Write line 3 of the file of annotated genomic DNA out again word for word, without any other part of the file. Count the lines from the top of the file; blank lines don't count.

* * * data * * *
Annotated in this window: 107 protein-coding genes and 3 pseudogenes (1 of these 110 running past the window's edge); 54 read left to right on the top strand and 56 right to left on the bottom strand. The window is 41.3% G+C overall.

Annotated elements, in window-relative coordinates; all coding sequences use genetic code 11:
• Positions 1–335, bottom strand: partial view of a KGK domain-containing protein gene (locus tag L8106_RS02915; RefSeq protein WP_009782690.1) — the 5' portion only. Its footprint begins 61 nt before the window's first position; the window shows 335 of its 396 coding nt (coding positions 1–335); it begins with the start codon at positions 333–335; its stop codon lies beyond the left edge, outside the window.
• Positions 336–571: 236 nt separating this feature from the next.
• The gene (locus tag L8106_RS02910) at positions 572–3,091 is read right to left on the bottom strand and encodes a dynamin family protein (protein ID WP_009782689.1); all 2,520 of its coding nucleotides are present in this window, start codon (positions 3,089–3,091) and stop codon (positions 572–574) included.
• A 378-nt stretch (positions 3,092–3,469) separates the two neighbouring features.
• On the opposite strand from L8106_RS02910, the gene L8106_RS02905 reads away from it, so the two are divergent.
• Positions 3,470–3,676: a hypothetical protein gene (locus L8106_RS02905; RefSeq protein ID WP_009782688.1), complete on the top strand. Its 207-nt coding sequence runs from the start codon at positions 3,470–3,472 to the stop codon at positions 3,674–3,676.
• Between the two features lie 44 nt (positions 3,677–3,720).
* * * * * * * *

• Positions 1–335, bottom strand: partial view of a KGK domain-containing protein gene (locus tag L8106_RS02915; RefSeq protein WP_009782690.1) — the 5' portion only. Its footprint begins 61 nt before the window's first position; the window shows 335 of its 396 coding nt (coding positions 1–335); it begins with the start codon at positions 333–335; its stop codon lies beyond the left edge, outside the window.